52 Physical Layer Direct Sequence Spread Spectrum Robust against noise Requires more bandwidth Energy Detection (ED) Scan channels for energy o Other or noise, no matter Value Range: 0x00-0xff Link Quality Indication (LQI) Reported upon reception of packet Implemented using ED and/or SNR estimation Usage unspecified, up to upper layers Clear Channel Assessment (CCA) Carrier sense ( detection) and/or energy (ED) above threshold Used by MAC layer /250 kbps /100/250 kbps 52

53 Devices, modes, and topologies Two device types Full-function devices (FFD) o Can serve as PAN coordinator Reduced-function devices (RFD) o Simple, very resource constrained devices o Cannot serve as coordinator Three modes PAN Coordinator o Transmits Beacons o Sets up a Network o Manages Network Nodes o Receives Constantly Local coordinator (router) o Also relays messages End device (RFD) o Battery Powered o Can Sleep for Long Periods 53

54 Channel access Optional use of superframe structure (below) Otherwise, unslotted CSMA/CA Contention Access Period Contention Free Period Inactive Period Slot Network beacon Beacon extension period Contention period Guaranteed Time Slot Transmitted by PAN coordinator. Contains network information, frame structure and notification of pending node messages. Space reserved for beacon growth due to pending node messages Access by any node using slotted CSMA-CA Reserved for nodes requiring guaranteed bandwidth [n = 0]. 54

55 CSMA/CA CW=0, BE=MIN, NB=0 NB: # of times to perform backoff BE: Backoff Exponent CW: Contention Window N BE++, NB++, CW=2 Wait for random (2^BE 1) Perform CCA Idle? Y CW=CW-1 N NB>MAX Y Failure only for slotted CSMA/CA CW=0? Y Success N 55

56 Data transmission Node to Coordinator No-beacons: Simply transmits data frame using unslotted CSMA-CA Beacons enabled: o Node listens for network beacon o When found, synchronizes to superframe structure o Transmits frame in CAP using slotted CSMA-CA o Optional acknowledgements at end of slot no superframe (no beacons) Coordinator Node Coordinator superframe enabled Node Data Acknowledgment (optional) Beacon Data Acknowledgment (Optional)

57 Data transmission (cont.) Coordinator to Node No-beacons: o Coordinator stores pending data and waits for request o Node requests data using unslotted CSMA-CA o Coordinator acknowledges request o Data sent from coordinator to device o Node acknowledges data sent Coordinator Node Beacons enabled: o Coordinator indicates in beacon message that data pending o Node requests data using slotted CSMA-CA o Coordinator acknowledges request o Data sent from coordinator to device o Node acknowledges data sent Coordinator Beacon Node Data Request Acknowledgment Data Acknowledgment Data Request Acknowledgment Data Acknowledgment 57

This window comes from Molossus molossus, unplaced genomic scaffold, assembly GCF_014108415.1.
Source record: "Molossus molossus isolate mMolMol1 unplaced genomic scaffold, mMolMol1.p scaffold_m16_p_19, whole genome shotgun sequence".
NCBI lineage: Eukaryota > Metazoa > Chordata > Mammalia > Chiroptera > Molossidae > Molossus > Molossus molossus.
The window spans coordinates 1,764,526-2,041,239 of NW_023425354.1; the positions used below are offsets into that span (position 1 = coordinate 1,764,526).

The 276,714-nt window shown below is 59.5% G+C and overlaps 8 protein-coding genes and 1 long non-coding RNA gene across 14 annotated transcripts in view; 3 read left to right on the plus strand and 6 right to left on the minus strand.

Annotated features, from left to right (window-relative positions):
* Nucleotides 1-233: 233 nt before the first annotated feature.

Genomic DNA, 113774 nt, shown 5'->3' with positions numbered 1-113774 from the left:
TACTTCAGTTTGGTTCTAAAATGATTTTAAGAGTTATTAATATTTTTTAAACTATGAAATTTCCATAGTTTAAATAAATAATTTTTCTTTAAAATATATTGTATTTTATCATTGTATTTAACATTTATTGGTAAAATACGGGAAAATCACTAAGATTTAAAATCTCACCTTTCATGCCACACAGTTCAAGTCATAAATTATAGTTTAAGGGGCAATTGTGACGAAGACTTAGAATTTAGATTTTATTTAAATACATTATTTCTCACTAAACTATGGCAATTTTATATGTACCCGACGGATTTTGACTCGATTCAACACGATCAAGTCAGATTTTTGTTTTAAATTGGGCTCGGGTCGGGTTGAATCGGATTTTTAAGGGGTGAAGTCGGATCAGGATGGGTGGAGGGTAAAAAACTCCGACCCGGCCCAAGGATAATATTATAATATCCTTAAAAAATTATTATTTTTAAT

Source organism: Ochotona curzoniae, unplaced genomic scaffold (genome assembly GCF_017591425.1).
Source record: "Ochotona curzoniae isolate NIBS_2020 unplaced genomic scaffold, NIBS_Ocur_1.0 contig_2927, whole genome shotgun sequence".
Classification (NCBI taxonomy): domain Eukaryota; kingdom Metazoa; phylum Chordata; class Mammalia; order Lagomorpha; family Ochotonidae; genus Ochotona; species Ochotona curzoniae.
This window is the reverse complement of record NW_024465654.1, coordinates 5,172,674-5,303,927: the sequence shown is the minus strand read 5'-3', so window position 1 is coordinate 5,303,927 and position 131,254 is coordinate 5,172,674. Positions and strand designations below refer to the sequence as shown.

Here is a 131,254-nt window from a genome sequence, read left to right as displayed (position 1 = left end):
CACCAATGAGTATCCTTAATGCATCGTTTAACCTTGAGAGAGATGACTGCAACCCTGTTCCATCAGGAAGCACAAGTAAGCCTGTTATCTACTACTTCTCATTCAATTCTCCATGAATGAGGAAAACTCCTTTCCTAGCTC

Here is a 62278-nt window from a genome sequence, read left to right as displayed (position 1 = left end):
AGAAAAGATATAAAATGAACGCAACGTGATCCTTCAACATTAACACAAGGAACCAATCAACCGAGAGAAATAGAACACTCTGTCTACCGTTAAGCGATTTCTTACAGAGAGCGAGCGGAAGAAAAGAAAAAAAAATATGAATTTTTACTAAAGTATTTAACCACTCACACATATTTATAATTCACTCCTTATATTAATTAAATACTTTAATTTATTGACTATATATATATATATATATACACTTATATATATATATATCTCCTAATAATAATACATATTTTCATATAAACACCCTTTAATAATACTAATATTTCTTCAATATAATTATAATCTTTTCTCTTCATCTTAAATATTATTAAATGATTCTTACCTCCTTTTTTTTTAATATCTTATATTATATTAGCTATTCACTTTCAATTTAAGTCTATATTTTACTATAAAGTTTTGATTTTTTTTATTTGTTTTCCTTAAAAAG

58 ZigBee upper layers Network Addressing Routing uses AODV (Ad-hoc On-Demand Distance Vector) o MANET routing protocol Management o E.g. join and leave network Application Application Support (APS) sublayer o Maintaining tables for binding o Forward messages between bound devices ZDO: ZigBee Device Object o Define role of the device within network (coordinator or end device) o Discover devices on the network and determine which appl. services they provide o Initiating and/or respond to binding requests o Establishing a secure relationship between network devices Manufacturer-defined application objects 58

59 Outline IEEE Wireless LAN, a.k.a. Wi-Fi Basics Selected advanced features Non-standard stuff and future WPAN Bluetooth ( ) o Basics ZigBee ( ) o Basics Comparison IP over WPAN o 6LoWPAN

60 ZigBee vs. Bluetooth ZigBee / Bluetooth / Capacity active Rate 250Kbps 3Mbps (EDR) Latency <15ms depends on version, can be several sec for Classic PHY Layer DSSS FSSS MAC Layer Applications Energy consumption CSMA/CA, Coordinator/Node Controls, switches, monitoring, multi-hop sensor nw Asymmetric: low for nodes, high for coordinator Master/Slave, Master dictates scheduling Depends on version: hand set, multimedia, images, simple sensors Higher for classic, ultra low for BLE (symmetric)

61 Outline IEEE Wireless LAN, a.k.a. Wi-Fi Basics Selected advanced features Non-standard stuff and future WPAN Bluetooth ( ) o Basics ZigBee ( ) o Basics Comparison IP over WPAN o 6LoWPAN

62 Internet of Things (IoT) Scale of the IoT How many nodes are we talking about? 62

63 6LoWPAN 6LoWPAN = IPv6 over Low power Wireless Personal Area Networks IETF working group Goal: enable IPv6 based Internet of Things (IoT) Why IP? To enable IoT, need a way to interconnect smart objects with the Internet IP is the glue Why IPv6? IPv6 provides enough addresses (3.4x10^38) IPv6 over BLE also proposed as Internet draft 63

64 6LoWPAN architecture 64

65 Implementing IPv6 over Fragmentation needed IPv6 MTU over is max PHY packet is 127 octets Encapsulation using header compression Make IPv6 overhead for small packets tolerable TCP/IP ZigBee 6LoWPAN IPv6 with 6LoWPAN 65

66 Summary IEEE Wireless LAN, a.k.a. Wi-Fi The main Wireless LAN out there Infrastructure: access to Internet Also ad-hoc available Data rates up to 600Mbps now, Gigabit is coming Standard by IEEE, lots of amendments over the years WPAN: Personal area networking over the air Different solutions exist o Different stacks and radio technology o Usually no IP Different range, rates, power consumption, price Bluetooth o v4.0 includes Classic, High speed (using Wi-Fi), and Low Energy ZigBee / o IETF specifies PHY and MAC -> o ZigBee alliance specifies network and application layers 6LoWPAN: IPv6 over WPAN o For IoT o IPv6 over ZigBee specified (RFC) o IPv6 over BLE being drafted 66

67 Questions?